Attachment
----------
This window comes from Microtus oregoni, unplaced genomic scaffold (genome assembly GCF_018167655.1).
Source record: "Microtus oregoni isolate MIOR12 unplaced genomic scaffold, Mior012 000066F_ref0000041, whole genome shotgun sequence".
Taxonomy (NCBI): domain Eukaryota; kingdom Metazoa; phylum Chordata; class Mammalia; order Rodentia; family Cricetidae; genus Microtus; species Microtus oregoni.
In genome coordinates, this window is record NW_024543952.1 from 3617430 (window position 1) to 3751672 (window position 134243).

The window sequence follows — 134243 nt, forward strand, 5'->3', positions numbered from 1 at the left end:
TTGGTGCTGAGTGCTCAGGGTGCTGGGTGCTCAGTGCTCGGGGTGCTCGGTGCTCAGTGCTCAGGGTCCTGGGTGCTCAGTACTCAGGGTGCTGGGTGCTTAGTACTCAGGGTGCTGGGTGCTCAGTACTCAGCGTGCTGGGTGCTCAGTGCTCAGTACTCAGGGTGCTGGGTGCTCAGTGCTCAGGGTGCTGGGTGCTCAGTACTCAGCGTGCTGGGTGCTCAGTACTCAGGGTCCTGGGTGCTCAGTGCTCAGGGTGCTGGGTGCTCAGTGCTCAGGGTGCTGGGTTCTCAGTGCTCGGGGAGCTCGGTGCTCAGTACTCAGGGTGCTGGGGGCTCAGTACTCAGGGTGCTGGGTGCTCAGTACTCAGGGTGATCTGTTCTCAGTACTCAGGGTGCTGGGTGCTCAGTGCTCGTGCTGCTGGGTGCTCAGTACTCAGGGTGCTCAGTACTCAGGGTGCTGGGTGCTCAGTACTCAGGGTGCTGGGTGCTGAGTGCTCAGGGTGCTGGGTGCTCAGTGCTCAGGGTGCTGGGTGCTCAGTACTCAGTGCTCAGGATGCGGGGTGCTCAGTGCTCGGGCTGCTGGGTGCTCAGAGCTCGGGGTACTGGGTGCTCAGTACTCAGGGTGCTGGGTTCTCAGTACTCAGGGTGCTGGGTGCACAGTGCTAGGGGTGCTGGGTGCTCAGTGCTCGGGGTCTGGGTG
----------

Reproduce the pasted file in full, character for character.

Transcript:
This window comes from Microtus oregoni, unplaced genomic scaffold (genome assembly GCF_018167655.1).
Source record: "Microtus oregoni isolate MIOR12 unplaced genomic scaffold, Mior012 000066F_ref0000041, whole genome shotgun sequence".
Taxonomy (NCBI): domain Eukaryota; kingdom Metazoa; phylum Chordata; class Mammalia; order Rodentia; family Cricetidae; genus Microtus; species Microtus oregoni.
In genome coordinates, this window is record NW_024543952.1 from 3617430 (window position 1) to 3751672 (window position 134243).

The window sequence follows — 134243 nt, forward strand, 5'->3', positions numbered from 1 at the left end:
TTGGTGCTGAGTGCTCAGGGTGCTGGGTGCTCAGTGCTCGGGGTGCTCGGTGCTCAGTGCTCAGGGTCCTGGGTGCTCAGTACTCAGGGTGCTGGGTGCTTAGTACTCAGGGTGCTGGGTGCTCAGTACTCAGCGTGCTGGGTGCTCAGTGCTCAGTACTCAGGGTGCTGGGTGCTCAGTGCTCAGGGTGCTGGGTGCTCAGTACTCAGCGTGCTGGGTGCTCAGTACTCAGGGTCCTGGGTGCTCAGTGCTCAGGGTGCTGGGTGCTCAGTGCTCAGGGTGCTGGGTTCTCAGTGCTCGGGGAGCTCGGTGCTCAGTACTCAGGGTGCTGGGGGCTCAGTACTCAGGGTGCTGGGTGCTCAGTACTCAGGGTGATCTGTTCTCAGTACTCAGGGTGCTGGGTGCTCAGTGCTCGTGCTGCTGGGTGCTCAGTACTCAGGGTGCTCAGTACTCAGGGTGCTGGGTGCTCAGTACTCAGGGTGCTGGGTGCTGAGTGCTCAGGGTGCTGGGTGCTCAGTGCTCAGGGTGCTGGGTGCTCAGTACTCAGTGCTCAGGATGCGGGGTGCTCAGTGCTCGGGCTGCTGGGTGCTCAGAGCTCGGGGTACTGGGTGCTCAGTACTCAGGGTGCTGGGTTCTCAGTACTCAGGGTGCTGGGTGCACAGTGCTAGGGGTGCTGGGTGCTCAGTGCTCGGGGTCTGGGTG